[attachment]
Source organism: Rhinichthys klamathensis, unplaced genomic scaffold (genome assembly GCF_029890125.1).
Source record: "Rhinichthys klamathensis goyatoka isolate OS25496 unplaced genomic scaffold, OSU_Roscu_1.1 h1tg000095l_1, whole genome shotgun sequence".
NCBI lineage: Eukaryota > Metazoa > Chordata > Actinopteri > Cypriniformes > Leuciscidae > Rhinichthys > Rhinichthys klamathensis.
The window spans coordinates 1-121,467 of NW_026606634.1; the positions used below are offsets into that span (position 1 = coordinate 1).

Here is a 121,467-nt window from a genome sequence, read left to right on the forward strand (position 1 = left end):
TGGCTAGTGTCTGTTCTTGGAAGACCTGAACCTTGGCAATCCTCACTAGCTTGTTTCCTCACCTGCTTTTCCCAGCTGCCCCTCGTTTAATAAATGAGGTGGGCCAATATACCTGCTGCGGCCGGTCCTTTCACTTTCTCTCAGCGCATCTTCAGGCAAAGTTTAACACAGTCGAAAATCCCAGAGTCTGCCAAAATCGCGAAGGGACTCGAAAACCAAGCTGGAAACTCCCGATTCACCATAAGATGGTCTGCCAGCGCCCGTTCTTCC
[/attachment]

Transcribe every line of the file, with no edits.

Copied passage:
Source organism: Rhinichthys klamathensis, unplaced genomic scaffold (genome assembly GCF_029890125.1).
Source record: "Rhinichthys klamathensis goyatoka isolate OS25496 unplaced genomic scaffold, OSU_Roscu_1.1 h1tg000095l_1, whole genome shotgun sequence".
NCBI lineage: Eukaryota > Metazoa > Chordata > Actinopteri > Cypriniformes > Leuciscidae > Rhinichthys > Rhinichthys klamathensis.
The window spans coordinates 1-121,467 of NW_026606634.1; the positions used below are offsets into that span (position 1 = coordinate 1).

Here is a 121,467-nt window from a genome sequence, read left to right on the forward strand (position 1 = left end):
TGGCTAGTGTCTGTTCTTGGAAGACCTGAACCTTGGCAATCCTCACTAGCTTGTTTCCTCACCTGCTTTTCCCAGCTGCCCCTCGTTTAATAAATGAGGTGGGCCAATATACCTGCTGCGGCCGGTCCTTTCACTTTCTCTCAGCGCATCTTCAGGCAAAGTTTAACACAGTCGAAAATCCCAGAGTCTGCCAAAATCGCGAAGGGACTCGAAAACCAAGCTGGAAACTCCCGATTCACCATAAGATGGTCTGCCAGCGCCCGTTCTTCC